UAE SPACs ready to raise money: Blank checks arrive
SPACs, or special purpose acquisition companies, offer a quicker, more leisurely approach to raising investment money.
Going public promises riches and global attention but the cost doesn’t have to be too high. But companies going for an IPO know how hard it is and how long it takes to raise funds.
And the UAE, late in January 2022, officially approved the first framework for these companies in the GCC.
Saudi is also preparing its own aggressive SPAC plans.
What’s a SPAC?
A SPAC has the sole aim to raise money through an IPO in order to take a private company public in a quicker way. The key is that it already satisfies all the requirements needed for an initial public offering.
SPACs are a team of institutional investors from the world of private equity or hedge funds.
Eyeing an opportunity to merge or acquire a private company, these entities put all of their resources to raise money for that entity. Once they secure those funds, voila! The deal is done.
It’s no surprise they’re called “blank check” companies.
In 2015, 20 SPACs raised $3.9 billion in funds globally, and 4 years later 59 deals amassed $13.6 billion, at an average deal size of $230.6 million.
One year later in 2020, 248 similar deals raised $83.4 billion, and continued in 2021, with 471 of those raising up to October $133.2 billion.
SPACs and the UAE
Karim Jetha, chief investment officer at Longdean Capital, an emerging markets asset management firm based in Dubai, told CNBC.
“The (UAE) decision to allow SPACs should enhance the ability of latter-stage growth companies to access financing and bring about further diversification.”
The UAE announcement arrives after Dubai revealed public listings of government-related companies in 2021, and Abu Dhabi-listed stocks having a stellar year, gaining 68.2%.
Relevant is the fact that UAE-based music streaming service Anghami listed on the Nasdaq in New York last year, thanks to a merger with a SPAC called Vistas Media Acquisition Company Inc.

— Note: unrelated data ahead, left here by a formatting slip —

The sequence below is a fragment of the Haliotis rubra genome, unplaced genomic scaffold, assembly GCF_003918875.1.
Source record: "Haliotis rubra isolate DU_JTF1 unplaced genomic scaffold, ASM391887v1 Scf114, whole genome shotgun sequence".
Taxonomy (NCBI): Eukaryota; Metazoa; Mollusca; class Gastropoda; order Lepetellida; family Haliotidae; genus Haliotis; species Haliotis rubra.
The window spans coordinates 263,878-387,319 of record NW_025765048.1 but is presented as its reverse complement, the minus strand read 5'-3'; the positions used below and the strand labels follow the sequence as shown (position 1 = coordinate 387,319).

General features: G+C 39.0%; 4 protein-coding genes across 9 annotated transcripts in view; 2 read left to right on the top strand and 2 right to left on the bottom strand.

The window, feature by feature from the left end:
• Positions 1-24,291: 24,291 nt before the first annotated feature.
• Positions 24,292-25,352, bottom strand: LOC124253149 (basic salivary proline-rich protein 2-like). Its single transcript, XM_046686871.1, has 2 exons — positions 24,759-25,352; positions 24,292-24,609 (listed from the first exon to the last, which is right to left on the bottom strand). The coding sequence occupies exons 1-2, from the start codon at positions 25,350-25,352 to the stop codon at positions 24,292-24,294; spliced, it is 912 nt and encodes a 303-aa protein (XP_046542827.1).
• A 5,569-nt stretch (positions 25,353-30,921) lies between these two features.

That SPAC raised $100 million before going public in August 2021.
When the merger is complete, following the meeting of closing conditions, the combined entity’s common stock will trade using the ticker ANGH.
Swvl, a Dubai-headquartered provider of mass transit solutions, announced plans last year to list on Nasdaq through mergers with SPACs. At a valuation of approximately $1.5 billion, Swvl became the first $1 billion-plus unicorn from the Middle East to list on the US Nasdaq.
Dubai-based securer of waste-disposal services, Averda, is reportedly in talks to go public via a merger with Better World Acquisition Corp, a SPAC.
Conditions to list
The UAE regulations governing SPACs allow sponsors abroad to apply for approval and list their SPACs on the Abu Dhabi Securities Exchange (ADX), Reuters reported.
ADX said it will list its first SPAC this year.
” (SPAC) will provide international investors with access to unique growth opportunities,” ADX said.
“Sponsors will need to raise a minimum of $27 million in the IPO and units sold will comprise warrants that give investors and sponsors the right to convert them into shares,” ADX also said.
SPACs must place 90% of IPO proceeds in an account bearing no interest, it added.
Saudi readying for SPAC
In 2021, Saudi Arabia’s Tadawul received 50 IPO requests from companies to list in 2022.
The country is studying opportunities related to listing SPACs, according to Saudi Tadawul Group chief executive, Khalid al-Hussan, saying recently.
The exchange is reviewing business models and assessing appetite for these companies in the kingdom, he said, and added that the UAE has not yet proposed any legal framework.
“We are looking very closely to this recent development and we absolutely look forward to adding this element to our market,” Hussan said.
“We have to make sure that this vehicle is in demand by the investors as well as by the issuers,” he said.
As well, Egypt is set to see its SPAC framework launched by or in February.
SPACs are not risk-free. Several of them were created in the last two years failed to close deals and, reportedly, investors lost money.
Critics say that the attractive nature of SPACs can dilute the quality of targeted companies on an exchange and invite speculation.